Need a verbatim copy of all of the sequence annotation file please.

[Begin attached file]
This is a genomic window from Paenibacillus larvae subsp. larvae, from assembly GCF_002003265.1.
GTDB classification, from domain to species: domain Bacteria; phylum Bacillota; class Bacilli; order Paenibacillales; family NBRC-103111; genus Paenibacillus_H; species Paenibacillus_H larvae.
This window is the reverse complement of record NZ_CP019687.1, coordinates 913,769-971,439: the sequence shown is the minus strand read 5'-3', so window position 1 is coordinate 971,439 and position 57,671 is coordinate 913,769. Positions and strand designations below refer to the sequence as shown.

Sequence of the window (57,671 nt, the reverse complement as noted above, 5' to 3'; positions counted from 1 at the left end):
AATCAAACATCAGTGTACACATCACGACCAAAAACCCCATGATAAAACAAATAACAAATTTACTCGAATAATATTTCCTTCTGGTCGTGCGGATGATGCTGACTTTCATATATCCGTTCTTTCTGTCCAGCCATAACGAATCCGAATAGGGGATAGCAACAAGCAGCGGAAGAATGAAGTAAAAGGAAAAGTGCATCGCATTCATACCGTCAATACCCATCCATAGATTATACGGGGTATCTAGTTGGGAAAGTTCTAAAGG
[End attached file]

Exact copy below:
This is a genomic window from Paenibacillus larvae subsp. larvae, from assembly GCF_002003265.1.
GTDB classification, from domain to species: domain Bacteria; phylum Bacillota; class Bacilli; order Paenibacillales; family NBRC-103111; genus Paenibacillus_H; species Paenibacillus_H larvae.
This window is the reverse complement of record NZ_CP019687.1, coordinates 913,769-971,439: the sequence shown is the minus strand read 5'-3', so window position 1 is coordinate 971,439 and position 57,671 is coordinate 913,769. Positions and strand designations below refer to the sequence as shown.

Sequence of the window (57,671 nt, the reverse complement as noted above, 5' to 3'; positions counted from 1 at the left end):
AATCAAACATCAGTGTACACATCACGACCAAAAACCCCATGATAAAACAAATAACAAATTTACTCGAATAATATTTCCTTCTGGTCGTGCGGATGATGCTGACTTTCATATATCCGTTCTTTCTGTCCAGCCATAACGAATCCGAATAGGGGATAGCAACAAGCAGCGGAAGAATGAAGTAAAAGGAAAAGTGCATCGCATTCATACCGTCAATACCCATCCATAGATTATACGGGGTATCTAGTTGGGAAAGTTCTAAAGG